Ken Potrock, president of Disneyland Resort, said the company has proven it can open safely with proper health protocols.

“Nevertheless, the state of California continues to ignore this fact, instead mandating arbitrary guidelines that it knows are unworkable and that hold us to a standard vastly different from other reopened businesses and state-operated facilities,” Potrock said.

He said the guidelines “will keep us shuttered for the foreseeable future, forcing thousands more people out of work” and leading to more business closures.

Orange County Board of Supervisors Chairwoman Michelle Steel railed against Gov. Gavin Newsom and state health officials, challenging the science behind the metrics set for moving up to each tier.

“I am frustrated with the governor and the state — why they’re not showing proof of that scientific base,” Steel said. “It’s just random numbers throwing at us and it’s very hard to open these businesses.”

Orange County Supervisor Lisa Bartlett, the president of the California State Association of Counties, said she has been pushing for state officials to also factor in hospital capacity when determining what businesses can open.

“Disney has very stringent health and safety protocols,” Bartlett said. “They’re open all over the world with no spikes in Covid.”

Restricting large amusement parks to the yellow tier is “ridiculous,” Bartlett said.

“A county like ours — getting to less than one case per 100,000 — we’re talking potentially years out,” Bartlett said. “We can’t keep our economy restricted for that amount of time.”

Karen Irwin, president and chief operating officer of Universal Studios Hollywood, said forcing the park to wait until the county reaches the “yellow” tier  “makes no sense,” particularly since other businesses such as indoor shopping malls have already been cleared to open.

“It ignores science, reason and the economic devastation this will bring to the thousands of our employees, the indirect businesses that rely on us and our industry overall,” Irwin said. “The health and safety of our guests and team members has always been our top priority. We have designed detailed health and safety protocols that allowed us to open our theme parks in Orlando, Osaka and Singapore. We have collaborated with L.A. County health and government officials on a comprehensive plan to move forward safely here, and we are prepared and ready to open.”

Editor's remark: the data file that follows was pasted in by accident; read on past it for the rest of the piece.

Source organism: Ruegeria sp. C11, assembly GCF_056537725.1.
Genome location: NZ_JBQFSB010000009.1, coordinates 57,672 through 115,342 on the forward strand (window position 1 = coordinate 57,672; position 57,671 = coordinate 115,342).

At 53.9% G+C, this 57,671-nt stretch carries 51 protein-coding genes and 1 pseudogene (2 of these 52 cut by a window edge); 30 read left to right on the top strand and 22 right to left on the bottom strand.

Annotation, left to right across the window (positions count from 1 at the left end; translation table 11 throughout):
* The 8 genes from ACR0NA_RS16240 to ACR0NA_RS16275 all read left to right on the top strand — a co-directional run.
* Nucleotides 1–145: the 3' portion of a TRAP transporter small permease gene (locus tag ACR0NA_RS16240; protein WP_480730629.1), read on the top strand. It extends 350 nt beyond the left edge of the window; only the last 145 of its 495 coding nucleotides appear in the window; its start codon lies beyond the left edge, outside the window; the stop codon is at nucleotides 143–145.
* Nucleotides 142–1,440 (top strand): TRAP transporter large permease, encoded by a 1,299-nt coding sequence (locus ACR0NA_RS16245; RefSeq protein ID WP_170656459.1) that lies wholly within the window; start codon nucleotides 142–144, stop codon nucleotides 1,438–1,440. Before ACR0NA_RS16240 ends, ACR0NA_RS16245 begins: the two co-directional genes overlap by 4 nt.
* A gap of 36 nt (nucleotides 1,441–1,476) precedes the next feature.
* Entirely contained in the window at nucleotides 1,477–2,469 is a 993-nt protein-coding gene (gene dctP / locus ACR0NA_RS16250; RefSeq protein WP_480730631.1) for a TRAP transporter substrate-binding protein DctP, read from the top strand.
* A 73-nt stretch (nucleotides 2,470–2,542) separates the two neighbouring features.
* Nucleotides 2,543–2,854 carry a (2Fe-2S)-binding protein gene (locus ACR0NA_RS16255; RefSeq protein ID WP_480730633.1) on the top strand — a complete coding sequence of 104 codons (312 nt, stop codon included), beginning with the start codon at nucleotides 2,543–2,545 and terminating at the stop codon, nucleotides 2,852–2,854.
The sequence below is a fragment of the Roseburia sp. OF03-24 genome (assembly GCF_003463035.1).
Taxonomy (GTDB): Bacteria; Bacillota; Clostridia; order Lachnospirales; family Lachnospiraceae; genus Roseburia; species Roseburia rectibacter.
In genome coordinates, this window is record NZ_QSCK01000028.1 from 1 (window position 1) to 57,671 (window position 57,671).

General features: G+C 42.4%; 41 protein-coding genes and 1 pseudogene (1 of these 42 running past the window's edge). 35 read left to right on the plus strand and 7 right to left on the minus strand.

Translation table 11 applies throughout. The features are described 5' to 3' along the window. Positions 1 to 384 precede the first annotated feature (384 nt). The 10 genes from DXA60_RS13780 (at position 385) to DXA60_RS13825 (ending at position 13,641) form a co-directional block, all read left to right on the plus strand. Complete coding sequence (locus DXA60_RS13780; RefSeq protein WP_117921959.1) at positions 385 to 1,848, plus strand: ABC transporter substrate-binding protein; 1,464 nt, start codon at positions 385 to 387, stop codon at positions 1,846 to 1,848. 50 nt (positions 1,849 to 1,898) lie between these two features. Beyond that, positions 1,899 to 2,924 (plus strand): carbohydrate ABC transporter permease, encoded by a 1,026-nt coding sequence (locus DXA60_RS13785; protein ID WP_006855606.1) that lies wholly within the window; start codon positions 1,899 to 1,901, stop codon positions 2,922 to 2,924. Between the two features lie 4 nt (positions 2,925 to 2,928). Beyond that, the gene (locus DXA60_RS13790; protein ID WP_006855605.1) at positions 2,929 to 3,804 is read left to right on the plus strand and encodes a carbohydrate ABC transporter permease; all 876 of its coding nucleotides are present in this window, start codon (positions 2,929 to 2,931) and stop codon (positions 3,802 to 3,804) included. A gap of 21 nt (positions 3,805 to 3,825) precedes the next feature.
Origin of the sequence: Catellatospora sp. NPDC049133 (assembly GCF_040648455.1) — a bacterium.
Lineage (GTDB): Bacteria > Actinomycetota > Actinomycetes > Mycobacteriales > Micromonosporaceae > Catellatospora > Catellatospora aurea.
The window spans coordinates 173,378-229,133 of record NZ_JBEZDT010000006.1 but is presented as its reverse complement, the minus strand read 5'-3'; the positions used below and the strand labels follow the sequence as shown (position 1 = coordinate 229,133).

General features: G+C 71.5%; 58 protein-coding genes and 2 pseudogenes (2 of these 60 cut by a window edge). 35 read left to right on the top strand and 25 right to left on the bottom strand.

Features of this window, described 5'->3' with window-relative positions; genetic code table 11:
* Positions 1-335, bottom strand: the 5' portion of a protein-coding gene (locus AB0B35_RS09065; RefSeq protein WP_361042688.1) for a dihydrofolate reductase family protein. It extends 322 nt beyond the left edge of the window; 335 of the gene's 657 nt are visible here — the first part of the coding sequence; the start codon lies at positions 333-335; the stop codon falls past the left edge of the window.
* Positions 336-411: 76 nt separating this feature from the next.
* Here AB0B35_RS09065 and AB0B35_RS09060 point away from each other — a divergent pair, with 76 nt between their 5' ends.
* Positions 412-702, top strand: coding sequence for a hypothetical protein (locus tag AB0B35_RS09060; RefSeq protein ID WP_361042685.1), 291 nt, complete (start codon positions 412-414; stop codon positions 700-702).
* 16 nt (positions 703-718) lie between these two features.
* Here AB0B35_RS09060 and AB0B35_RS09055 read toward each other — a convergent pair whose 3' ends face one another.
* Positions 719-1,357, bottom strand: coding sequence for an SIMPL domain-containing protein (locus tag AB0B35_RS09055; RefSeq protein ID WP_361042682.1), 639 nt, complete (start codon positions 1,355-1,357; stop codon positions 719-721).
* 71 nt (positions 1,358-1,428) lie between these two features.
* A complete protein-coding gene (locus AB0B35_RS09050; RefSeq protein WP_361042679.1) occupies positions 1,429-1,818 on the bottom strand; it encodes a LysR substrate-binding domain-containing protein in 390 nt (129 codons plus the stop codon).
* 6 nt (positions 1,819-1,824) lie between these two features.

Ghaly on Tuesday also announced that the state will allow some in-person attendance at professional sporting events, again with significant restrictions. In-person attendance will be permitted at 20% capacity in counties that are in the “orange,” or third tier of the state’s matrix, and at 25% capacity in the least-restrictive “yellow,” or fourth, tier of the system.

Tickets for such events can only be sold to people who live within a 120-mile radius of the venue. All tickets must be purchased in advance with assigned seating, meaning no day-of sales.

Spectators will be required to wear face coverings, with eating and drinking permitted only in assigned seats. Tailgating is also prohibited.

Bartlett pointed out that if that metric was applied to Anaheim, half of the radius includes the ocean.

Ghaly said the rules apply only to professional sports, with college athletics still barred from having fans in attendance.

He drew a distinction between theme parks and sporting events, saying ticketed sales at a sports stadium allows for more control and location of crowds to prevent mixing.

“Part of what has guided this is this notion that there’s higher-risk settings and lower-risk settings,” Ghaly said. “Over the last many weeks we’ve been talking to you about that difference … the fact that some settings can be modified significantly to reduce risk and others are harder to modify just by the nature of the activities.”

Ghaly also announced Tuesday that the state is now allowing all personal-care businesses to reopen, even in counties that are in the most-restrictive “purple” tier. Such businesses include tattoo parlors, hair-removal operations and massage businesses. Although the state is authorizing them to reopen, individual counties will have the final say.

Categories: California News, Coronavirus, Entertainment, Local San Diego News